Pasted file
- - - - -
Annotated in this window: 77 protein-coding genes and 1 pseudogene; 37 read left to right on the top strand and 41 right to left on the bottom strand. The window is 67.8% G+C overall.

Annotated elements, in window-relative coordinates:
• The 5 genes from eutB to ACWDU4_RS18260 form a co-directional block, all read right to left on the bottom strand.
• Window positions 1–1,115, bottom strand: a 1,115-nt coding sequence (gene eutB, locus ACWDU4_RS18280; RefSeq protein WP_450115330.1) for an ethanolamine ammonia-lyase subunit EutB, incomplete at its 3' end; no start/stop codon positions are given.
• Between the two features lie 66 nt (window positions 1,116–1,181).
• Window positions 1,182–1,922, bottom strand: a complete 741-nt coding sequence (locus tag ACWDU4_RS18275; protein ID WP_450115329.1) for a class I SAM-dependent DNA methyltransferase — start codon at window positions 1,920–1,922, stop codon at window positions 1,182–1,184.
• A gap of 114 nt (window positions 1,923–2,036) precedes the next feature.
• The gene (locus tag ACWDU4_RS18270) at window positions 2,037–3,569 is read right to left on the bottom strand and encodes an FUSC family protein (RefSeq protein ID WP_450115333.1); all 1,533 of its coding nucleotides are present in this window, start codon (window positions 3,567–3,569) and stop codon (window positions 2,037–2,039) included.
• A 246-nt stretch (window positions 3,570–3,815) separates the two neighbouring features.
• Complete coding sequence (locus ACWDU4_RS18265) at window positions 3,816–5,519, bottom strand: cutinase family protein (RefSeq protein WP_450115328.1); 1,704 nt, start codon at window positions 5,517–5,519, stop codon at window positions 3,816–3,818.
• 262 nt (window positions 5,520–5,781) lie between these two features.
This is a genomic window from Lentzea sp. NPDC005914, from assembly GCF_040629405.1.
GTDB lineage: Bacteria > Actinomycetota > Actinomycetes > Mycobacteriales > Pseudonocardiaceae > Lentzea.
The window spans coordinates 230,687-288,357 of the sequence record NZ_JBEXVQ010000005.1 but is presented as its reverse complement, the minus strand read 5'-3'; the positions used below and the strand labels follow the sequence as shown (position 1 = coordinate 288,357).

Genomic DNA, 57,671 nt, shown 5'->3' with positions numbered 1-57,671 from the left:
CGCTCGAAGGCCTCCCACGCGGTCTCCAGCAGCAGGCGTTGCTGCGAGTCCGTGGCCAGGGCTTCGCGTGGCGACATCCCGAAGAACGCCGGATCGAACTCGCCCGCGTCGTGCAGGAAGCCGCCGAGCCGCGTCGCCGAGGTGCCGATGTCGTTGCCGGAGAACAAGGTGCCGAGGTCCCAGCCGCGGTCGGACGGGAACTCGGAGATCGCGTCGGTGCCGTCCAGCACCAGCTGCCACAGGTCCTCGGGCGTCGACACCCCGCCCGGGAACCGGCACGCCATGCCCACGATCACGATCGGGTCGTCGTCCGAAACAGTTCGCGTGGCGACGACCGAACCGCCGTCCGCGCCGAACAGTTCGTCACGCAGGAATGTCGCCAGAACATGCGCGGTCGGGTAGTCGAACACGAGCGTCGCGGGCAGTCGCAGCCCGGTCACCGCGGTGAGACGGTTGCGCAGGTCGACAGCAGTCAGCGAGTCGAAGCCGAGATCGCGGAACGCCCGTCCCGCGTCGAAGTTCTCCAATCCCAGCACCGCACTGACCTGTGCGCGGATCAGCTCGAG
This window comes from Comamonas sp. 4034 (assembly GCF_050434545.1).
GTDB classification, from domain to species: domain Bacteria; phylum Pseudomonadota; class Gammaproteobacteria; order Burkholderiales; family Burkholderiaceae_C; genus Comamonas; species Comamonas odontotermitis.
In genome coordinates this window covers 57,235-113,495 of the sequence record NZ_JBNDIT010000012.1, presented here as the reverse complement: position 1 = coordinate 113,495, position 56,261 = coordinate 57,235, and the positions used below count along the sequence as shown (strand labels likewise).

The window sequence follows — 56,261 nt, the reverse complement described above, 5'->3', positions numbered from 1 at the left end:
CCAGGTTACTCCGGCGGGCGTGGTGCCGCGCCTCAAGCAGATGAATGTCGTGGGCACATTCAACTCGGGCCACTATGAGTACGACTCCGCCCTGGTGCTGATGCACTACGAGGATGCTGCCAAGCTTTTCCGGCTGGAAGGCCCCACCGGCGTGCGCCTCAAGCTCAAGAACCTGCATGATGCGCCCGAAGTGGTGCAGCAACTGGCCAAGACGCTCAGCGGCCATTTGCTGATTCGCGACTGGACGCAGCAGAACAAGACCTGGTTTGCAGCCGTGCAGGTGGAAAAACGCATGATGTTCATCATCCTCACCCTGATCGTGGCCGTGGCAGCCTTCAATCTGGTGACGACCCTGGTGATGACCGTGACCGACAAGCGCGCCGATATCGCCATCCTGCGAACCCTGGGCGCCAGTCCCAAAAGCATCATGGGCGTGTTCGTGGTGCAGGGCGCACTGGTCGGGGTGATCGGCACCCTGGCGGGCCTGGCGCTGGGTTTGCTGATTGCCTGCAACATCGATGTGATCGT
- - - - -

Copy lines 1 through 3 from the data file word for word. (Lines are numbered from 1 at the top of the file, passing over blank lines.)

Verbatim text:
Annotated in this window: 77 protein-coding genes and 1 pseudogene; 37 read left to right on the top strand and 41 right to left on the bottom strand. The window is 67.8% G+C overall.

Annotated elements, in window-relative coordinates:
• The 5 genes from eutB to ACWDU4_RS18260 form a co-directional block, all read right to left on the bottom strand.